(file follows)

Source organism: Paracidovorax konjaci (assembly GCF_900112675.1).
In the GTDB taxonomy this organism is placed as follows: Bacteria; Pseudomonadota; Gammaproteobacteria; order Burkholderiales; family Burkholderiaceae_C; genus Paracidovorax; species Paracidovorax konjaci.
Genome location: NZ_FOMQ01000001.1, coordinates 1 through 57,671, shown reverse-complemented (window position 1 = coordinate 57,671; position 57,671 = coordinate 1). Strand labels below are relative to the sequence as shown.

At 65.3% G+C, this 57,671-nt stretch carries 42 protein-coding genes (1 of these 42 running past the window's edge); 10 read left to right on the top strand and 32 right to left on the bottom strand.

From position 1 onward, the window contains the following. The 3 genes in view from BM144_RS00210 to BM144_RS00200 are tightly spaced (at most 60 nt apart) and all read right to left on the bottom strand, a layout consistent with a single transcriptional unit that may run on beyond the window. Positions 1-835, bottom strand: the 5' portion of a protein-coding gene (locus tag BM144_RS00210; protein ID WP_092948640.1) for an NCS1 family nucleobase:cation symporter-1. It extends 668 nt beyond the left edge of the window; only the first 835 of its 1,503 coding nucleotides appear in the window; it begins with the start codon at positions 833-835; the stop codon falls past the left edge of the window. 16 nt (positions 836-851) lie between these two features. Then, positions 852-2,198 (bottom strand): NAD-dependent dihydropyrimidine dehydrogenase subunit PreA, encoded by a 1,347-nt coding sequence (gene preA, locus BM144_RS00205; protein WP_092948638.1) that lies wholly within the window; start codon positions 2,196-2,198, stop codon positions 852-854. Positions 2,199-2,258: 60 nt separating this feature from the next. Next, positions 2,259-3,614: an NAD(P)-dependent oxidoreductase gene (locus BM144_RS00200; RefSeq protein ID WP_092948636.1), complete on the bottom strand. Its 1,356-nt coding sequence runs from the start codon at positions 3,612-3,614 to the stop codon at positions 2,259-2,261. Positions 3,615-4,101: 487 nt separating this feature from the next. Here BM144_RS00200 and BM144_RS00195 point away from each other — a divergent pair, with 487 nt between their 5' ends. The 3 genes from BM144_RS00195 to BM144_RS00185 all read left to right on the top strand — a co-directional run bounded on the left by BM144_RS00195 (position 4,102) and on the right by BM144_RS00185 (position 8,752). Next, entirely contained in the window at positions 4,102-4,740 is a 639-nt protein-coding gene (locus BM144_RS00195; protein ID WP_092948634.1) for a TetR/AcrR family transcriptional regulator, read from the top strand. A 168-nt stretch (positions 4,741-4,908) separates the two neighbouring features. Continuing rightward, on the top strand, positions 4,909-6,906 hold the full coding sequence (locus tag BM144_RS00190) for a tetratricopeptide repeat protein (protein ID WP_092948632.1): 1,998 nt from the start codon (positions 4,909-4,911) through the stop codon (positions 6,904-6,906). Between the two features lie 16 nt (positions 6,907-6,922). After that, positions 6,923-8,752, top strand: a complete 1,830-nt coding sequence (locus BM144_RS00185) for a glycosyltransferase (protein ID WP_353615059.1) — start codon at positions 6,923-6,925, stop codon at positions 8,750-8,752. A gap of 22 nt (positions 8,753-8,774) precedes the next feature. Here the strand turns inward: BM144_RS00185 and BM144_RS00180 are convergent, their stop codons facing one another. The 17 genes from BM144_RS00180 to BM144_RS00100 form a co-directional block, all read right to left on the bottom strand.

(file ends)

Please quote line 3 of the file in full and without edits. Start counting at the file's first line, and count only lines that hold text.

Genome location: NZ_FOMQ01000001.1, coordinates 1 through 57,671, shown reverse-complemented (window position 1 = coordinate 57,671; position 57,671 = coordinate 1). Strand labels below are relative to the sequence as shown.